c. Broaden the Health Coalition to Involve Non-government/Private Sector Actors: The Government should consider involving greater number of private hospitals and NGOs in its current COVID response framework, so that their capacities can be used to deal with the patients. The Government should also involve the NGOs to identify the poorest families, informal sector workers and enterprises so that a better framework of targeting guides its distribution of relief and aid. 

Re-adjusting Stimulus for Quicker Turn Around of Domestic Demand 

For the unemployed, poor, and the under-privileged

a. Government can consider sanctioning larger payments as social security (1% of GDP) on a monthly basis for the next few months. Higher amounts will help to keep demands high and support consumption to keep the economic wheel moving, facilitate a high demand for the lower class of products and spur investments. People can only buy products when they have enough to spend, and given demand is in such a depressed condition deters firms from expansion, while many struggle to survive, which is creating further unemployment and retrenchment. 

b. Leveraging business associations for rapid data collection on informal firms and workers. It was recorded that some of the social security and digital cash payments to the vulnerable were transferred to the same mobile number more than once resulting in disproportionate distribution of allowance. Thus, having a more robust and accurate data collecting system and infrastructure in place to record important data and efficiently analyze them is key for a more targeted response. Through leveraging industry associations like BGMEA, secured database can be maintained with further crosschecks and validation, to avoid selection errors.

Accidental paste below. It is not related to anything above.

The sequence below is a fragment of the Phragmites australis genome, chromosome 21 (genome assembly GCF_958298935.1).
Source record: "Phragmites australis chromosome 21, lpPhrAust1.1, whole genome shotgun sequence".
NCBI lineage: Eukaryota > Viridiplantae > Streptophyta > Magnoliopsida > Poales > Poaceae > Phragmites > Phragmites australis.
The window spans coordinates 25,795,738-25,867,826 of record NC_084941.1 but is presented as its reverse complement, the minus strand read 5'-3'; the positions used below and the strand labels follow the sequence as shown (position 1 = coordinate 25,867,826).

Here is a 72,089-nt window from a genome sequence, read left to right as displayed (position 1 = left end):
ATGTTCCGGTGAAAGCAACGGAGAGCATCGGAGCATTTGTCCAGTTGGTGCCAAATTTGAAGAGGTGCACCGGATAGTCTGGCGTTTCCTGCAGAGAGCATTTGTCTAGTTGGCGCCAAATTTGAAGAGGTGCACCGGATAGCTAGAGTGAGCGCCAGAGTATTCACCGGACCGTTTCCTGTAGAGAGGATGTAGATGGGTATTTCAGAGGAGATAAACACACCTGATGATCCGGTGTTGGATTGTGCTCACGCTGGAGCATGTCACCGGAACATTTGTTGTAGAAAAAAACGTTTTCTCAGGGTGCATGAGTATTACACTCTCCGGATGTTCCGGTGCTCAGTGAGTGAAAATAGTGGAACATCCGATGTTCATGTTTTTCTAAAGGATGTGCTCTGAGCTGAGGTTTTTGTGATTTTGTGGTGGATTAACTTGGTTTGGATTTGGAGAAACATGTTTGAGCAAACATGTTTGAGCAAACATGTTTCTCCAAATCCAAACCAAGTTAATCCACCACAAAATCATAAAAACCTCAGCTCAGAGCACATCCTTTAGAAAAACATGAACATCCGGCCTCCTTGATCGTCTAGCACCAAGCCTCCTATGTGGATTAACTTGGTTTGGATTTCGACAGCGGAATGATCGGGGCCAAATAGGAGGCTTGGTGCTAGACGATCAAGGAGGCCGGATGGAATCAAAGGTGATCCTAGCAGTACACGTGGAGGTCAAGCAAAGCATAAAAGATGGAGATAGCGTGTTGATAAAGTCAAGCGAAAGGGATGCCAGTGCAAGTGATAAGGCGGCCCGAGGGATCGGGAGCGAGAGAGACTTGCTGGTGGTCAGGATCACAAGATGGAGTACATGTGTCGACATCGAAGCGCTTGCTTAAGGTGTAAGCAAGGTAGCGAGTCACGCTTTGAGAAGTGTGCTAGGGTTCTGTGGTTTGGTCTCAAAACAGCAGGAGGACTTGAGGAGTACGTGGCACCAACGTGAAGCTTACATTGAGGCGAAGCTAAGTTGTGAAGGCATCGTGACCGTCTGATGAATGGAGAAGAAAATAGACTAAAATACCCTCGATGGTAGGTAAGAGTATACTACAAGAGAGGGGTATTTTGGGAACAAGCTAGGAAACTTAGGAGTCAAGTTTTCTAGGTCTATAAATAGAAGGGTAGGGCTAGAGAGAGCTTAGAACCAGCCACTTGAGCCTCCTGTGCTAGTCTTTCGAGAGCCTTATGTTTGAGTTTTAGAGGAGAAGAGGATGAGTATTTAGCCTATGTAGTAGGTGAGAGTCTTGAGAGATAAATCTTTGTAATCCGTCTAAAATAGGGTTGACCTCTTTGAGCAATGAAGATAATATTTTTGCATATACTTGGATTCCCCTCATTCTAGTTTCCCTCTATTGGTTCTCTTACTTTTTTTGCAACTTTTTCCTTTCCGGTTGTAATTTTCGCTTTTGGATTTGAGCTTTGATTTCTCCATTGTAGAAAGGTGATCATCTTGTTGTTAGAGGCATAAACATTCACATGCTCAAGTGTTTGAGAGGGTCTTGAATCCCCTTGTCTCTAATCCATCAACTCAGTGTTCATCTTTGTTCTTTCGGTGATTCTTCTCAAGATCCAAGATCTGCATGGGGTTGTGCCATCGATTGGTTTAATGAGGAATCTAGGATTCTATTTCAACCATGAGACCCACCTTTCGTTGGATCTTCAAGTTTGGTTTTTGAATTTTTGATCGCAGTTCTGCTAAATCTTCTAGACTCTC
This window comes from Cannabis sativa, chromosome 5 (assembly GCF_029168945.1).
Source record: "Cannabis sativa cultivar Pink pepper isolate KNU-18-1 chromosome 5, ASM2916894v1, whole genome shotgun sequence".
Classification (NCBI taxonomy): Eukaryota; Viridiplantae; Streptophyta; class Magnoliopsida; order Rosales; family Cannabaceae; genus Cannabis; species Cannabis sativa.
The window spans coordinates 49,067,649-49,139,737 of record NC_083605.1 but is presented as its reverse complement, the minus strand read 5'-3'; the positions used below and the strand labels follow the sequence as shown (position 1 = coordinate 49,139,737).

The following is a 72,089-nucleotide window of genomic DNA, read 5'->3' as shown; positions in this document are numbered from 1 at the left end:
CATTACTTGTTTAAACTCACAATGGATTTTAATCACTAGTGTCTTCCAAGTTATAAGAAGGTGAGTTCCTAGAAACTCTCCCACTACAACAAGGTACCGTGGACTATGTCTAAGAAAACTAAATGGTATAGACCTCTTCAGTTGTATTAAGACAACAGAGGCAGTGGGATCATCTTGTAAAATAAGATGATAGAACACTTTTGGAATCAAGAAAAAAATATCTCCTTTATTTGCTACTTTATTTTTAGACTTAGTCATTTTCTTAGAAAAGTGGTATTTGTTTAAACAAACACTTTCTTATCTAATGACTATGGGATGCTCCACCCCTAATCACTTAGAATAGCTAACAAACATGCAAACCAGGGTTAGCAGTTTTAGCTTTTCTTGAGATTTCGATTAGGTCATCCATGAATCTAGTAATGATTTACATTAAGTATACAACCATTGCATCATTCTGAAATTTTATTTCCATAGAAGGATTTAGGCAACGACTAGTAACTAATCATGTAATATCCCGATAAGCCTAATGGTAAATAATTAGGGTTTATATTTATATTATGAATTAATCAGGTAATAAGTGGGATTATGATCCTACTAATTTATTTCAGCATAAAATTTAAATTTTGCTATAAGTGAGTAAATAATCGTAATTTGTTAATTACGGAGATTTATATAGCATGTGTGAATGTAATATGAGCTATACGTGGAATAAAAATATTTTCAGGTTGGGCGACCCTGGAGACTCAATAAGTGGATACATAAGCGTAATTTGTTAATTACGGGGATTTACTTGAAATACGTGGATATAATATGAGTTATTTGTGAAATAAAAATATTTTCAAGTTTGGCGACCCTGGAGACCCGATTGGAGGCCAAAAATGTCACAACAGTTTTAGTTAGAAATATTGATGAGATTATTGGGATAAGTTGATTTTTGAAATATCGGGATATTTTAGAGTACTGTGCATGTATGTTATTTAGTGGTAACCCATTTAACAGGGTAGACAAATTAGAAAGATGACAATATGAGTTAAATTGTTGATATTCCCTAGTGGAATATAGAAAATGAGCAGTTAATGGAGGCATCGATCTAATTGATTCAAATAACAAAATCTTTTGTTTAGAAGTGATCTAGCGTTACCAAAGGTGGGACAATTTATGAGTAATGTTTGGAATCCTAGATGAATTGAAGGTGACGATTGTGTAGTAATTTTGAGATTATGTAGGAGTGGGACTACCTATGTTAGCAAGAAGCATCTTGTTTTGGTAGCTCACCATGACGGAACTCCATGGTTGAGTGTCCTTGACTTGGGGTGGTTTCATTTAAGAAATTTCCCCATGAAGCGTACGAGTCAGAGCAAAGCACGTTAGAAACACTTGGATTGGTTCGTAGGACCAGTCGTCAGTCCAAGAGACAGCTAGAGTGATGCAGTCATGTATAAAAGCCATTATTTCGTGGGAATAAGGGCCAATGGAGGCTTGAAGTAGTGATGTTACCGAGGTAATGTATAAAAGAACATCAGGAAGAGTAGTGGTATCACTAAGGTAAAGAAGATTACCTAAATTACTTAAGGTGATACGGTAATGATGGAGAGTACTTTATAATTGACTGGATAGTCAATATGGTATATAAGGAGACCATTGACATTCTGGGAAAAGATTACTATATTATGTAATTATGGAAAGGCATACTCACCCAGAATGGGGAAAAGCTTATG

c. Introduction of Unemployment benefits for carefully selected people, who had been recently unemployed due to the pandemic. Whereas the health risks of the Pandemic seem to be coming to manageable proportions, the economic disruptions caused by the Pandemic still remain at play in the form of higher unemployment when compared to the pre-Pandemic days. Higher unemployment means that the level of demand is low, resulting in lower investment in the economy. The Government can thus consider the introduction of Unemployment Benefits for the next 3 years, in order to keep the levels of demand in the economy high and encourage investment. 

d. The GoB could consider a massive re-skilling initiative of workers involved in sectors with export potential and for the migrant returnees from the middle east. For those who had been recently unemployed due to the economic shock caused by the Pandemic, this provides a great opportunity of integrating them back into employment of the future, making them more resilient and future-proof, while improving the overall competitiveness of the sectors and country. Skilled and capable labor has been at large very scarce in Bangladesh, and improving the skill-level will spur more private investments and FDI. 

e. Considering the ground realities in Bangladesh, it is important for the Government to ensure transparency during the steps of registration for and disbursement of social welfare benefits. It is crucial to use modern techniques like the Single-Registry MIS to identify and prevent duplication, in addition to ensuring an efficient Monitoring & Evaluation (M&E);

f. A small amount could be provided as incentive, as part of the Social Security payments to those who complete the above-mentioned training/ re-skilling initiative. This will help provide incentive, but also ensure a transparent and efficient targeting mechanism of the selected beneficiaries, who will have to take part in the trainings to be eligible.

Small and medium firms


g. Having a limit on the amount of working capital support can help ensure fair and inclusive selection. In the USA, the loans disbursed are typically 2.5 times the applicant’s average monthly payroll costs. This helps maintain a fair system of allocation and inclusive use of the funds available, making sure medium sized firms do not take sole advantage of the allocated support to SMEs, while leaving plenty behind for the smaller firms.